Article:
10 Most Read Panjiva Research Reports in January 2018 | — Panjiva
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10 Most Read Panjiva Research Reports in January 2018

  • By Christopher Rogers
  • · February 5, 2018
  • ·

The evolution of President Trump’s trade policies was the main focus for our readers in January. The potential renewal of the GSP, but excluding India, was the most read report while our review of his first year in office – with 26 specific trade actions identified – came in fifth. Firm policy action by the administration continued during the month. There was a decision on the section 201 reviews of washing machines and solar panels having been taken and a phone call between President Xi and President Trump that set the groundwork for future U.S. tariff action. Indian trade policy actions, particularly with regards to “Make in India” tariffs were another highlight. The potential for consolidation in the freight forwarding sector came to the fore after comments from K+N’s chairman followed a record year in U.S.-inbound activity. Meanwhile CH Robinson and Nippon Express reported better-than-expected results. Finally, the most read element of our 2018 Outlook was the “Black Swan” risk assessment – watch out for conflicts, a border wall, labor disputes and mergers to spoil an otherwise bright start to the year.

#1 Trump’s GSP renewal could leave India out (Jan 4) The Generalized System of Preferences allows duty free imports of 5,000 products to the U.S., with India the largest beneficiary. It has now lapsed, and while the Trump administration is expected to renew it, there may be adjustments. India has  $23 billion trade surplus with the U.S., though only 14% points of the top 65% of its exports are eligible. One alternative is to target specific products for exclusion including auto-parts or aluminum.

INDIA A BIG, BUT LIMITED, BENEFICIARY FROM THE U.S. GSP

Chart segments Indian exports to the U.S. by product (HS-4 for top 200 lines) for the past 12 months. Orange labelled dots are examples of GSP-eligible products. Source: Panjiva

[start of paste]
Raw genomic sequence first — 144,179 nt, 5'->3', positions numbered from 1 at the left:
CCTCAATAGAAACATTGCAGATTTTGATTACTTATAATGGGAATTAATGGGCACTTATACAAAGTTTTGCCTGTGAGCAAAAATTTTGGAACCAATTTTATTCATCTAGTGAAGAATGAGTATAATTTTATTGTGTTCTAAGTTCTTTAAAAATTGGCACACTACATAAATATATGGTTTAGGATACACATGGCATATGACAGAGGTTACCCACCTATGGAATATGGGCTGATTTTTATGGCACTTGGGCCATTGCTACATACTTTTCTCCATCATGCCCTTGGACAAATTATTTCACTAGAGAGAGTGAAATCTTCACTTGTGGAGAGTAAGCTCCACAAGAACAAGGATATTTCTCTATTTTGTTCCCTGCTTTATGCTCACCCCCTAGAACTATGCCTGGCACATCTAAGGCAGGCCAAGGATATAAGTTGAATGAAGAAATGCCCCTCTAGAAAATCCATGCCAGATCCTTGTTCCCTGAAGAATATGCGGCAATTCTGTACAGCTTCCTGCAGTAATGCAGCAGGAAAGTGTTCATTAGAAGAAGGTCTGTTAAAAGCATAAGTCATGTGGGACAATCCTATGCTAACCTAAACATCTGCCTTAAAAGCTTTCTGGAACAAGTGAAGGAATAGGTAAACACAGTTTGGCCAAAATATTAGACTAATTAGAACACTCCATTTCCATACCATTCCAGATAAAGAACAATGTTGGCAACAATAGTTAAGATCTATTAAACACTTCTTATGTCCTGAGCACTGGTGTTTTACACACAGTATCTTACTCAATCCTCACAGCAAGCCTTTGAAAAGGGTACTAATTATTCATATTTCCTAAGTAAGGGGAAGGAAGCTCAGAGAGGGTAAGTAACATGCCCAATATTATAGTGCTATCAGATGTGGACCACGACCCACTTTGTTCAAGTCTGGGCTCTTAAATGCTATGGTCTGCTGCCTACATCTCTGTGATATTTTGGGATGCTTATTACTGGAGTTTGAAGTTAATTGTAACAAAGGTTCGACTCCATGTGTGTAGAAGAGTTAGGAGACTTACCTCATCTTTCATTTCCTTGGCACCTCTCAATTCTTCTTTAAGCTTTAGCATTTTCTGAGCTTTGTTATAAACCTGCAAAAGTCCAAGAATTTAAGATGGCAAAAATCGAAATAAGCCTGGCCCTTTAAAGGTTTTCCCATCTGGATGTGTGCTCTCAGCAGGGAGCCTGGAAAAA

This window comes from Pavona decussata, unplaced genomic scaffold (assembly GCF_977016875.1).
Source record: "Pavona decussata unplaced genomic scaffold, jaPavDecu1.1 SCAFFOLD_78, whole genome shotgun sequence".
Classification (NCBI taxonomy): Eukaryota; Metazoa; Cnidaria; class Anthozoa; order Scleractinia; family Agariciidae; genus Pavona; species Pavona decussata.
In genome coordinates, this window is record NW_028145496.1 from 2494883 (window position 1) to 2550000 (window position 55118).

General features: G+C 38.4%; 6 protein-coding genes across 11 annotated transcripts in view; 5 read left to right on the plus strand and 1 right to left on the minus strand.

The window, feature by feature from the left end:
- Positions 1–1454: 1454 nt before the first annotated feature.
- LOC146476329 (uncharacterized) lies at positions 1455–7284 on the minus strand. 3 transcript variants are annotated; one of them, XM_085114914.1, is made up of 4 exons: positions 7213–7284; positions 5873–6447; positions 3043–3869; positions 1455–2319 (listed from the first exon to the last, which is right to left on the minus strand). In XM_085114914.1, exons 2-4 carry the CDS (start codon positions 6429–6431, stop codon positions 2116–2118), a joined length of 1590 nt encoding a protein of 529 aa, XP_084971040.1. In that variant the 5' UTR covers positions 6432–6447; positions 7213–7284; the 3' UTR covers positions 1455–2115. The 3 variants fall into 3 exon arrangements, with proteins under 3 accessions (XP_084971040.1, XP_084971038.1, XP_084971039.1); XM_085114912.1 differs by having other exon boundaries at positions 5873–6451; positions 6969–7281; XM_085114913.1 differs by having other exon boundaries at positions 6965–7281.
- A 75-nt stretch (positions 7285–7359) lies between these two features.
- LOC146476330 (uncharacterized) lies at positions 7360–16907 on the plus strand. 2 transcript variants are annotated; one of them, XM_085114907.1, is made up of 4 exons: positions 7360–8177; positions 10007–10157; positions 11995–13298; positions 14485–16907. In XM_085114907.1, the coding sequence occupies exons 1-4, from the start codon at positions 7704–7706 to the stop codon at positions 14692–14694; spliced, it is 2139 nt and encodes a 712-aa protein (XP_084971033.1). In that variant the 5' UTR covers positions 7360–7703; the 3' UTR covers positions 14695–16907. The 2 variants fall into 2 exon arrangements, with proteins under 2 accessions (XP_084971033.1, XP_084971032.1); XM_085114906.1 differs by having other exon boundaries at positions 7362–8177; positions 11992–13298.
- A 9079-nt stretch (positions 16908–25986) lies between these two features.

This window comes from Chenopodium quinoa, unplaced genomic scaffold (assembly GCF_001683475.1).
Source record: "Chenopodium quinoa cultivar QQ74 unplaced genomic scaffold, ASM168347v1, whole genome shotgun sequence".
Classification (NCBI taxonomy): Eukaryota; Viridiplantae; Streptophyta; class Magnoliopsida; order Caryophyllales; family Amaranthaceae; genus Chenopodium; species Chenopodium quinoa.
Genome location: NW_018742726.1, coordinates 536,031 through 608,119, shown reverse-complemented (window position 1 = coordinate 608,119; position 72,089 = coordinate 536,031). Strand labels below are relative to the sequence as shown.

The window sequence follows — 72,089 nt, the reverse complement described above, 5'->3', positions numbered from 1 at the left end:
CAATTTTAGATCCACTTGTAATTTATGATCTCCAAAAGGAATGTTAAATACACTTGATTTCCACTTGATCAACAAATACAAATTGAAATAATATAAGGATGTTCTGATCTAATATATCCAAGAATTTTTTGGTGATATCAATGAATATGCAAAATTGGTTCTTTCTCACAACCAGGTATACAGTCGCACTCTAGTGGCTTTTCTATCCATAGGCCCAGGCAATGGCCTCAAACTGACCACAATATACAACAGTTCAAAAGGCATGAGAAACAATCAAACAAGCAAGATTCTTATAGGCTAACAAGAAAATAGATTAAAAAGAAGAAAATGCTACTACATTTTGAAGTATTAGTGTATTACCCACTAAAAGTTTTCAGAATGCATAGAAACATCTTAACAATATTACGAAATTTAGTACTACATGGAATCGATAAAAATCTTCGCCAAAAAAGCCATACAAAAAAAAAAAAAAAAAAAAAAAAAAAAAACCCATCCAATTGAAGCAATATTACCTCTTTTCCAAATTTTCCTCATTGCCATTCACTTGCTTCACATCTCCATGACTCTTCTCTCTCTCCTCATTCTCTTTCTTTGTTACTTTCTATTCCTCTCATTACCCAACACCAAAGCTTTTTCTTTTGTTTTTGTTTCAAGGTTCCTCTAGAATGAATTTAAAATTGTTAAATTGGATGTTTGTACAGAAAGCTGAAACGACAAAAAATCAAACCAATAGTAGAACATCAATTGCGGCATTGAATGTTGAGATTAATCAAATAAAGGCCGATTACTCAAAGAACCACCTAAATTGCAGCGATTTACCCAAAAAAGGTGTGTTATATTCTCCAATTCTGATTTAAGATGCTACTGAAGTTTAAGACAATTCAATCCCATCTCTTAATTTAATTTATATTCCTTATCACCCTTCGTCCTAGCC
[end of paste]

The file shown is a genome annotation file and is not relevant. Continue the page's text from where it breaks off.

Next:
#2 K+N looks east for deals, but has competition (Jan 8) K+N’s Chairman, Joerg Wolle, has indicated the company is looking for bolt-on deals in Asia. That would put it in competition for assets with Panalpina and DSV, though a wide range of consolidation in the fragmented forwarding industry is needed. Potential targets on Asia-U.S. routes would include Kerry Logistics, Orient Express or Honour Lane among larger firms, while mid-sized operators include Hecny or De Well.

A MENU OF ASIAN OPTIONS FOR EUROPEAN BUYERS

Chart segments U.S. inbound seaborne shipping from Asia by port of lading and NVOCC SCAC. Data shown in TEUs for last 12 months. Source: Panjiva

#3 Action on metals possible after Trump-Xi call (Jan 17) A phone call between President Xi and President Trump included a discussion of how to address the trade imbalance between the two countries. Xi called for a continued economic dialogue, while Trump referred to the deficit as being “not sustainable”. That heightens the likelihood of increased U.S. tariffs in the context of the section 301 review of Chinese IP practices. Should the President wish to avoid hitting consumer goods, the largest Chinese export lines to the U.S. where tariffs could be applied include base metals ($12 billion) and plastics ($13 billion).

CONSUMERS IN THE CROSSHAIRS, OR SMALLER TARGETS IN INDUSTRY?

Chart segments top 200 Chinese exports to the U.S. by product category (HS-4).   Source: Panjiva

#4 201 down, 6 to go (Jan 22) President Trump’s willingness to take action on consumer goods was proven a few days later when he applied tariffs of up to 50% on washing machine imports and 30% on solar panels under the section 201 “safeguarding reviews” of each product. Manufacturers of both had raced to build inventories, with washing machine imports in the fourth quarter being 194% higher than in the first, and solar power equipment 199% higher.

HISTORIC HIGHS FOR WASHER AND PANEL IMPORTS AS 201 DECISIONS LOOMED

Chart shows U.S. seaborne imports of washing machines (8450.20) and solar cells/modules (8541.40). Source: Panjiva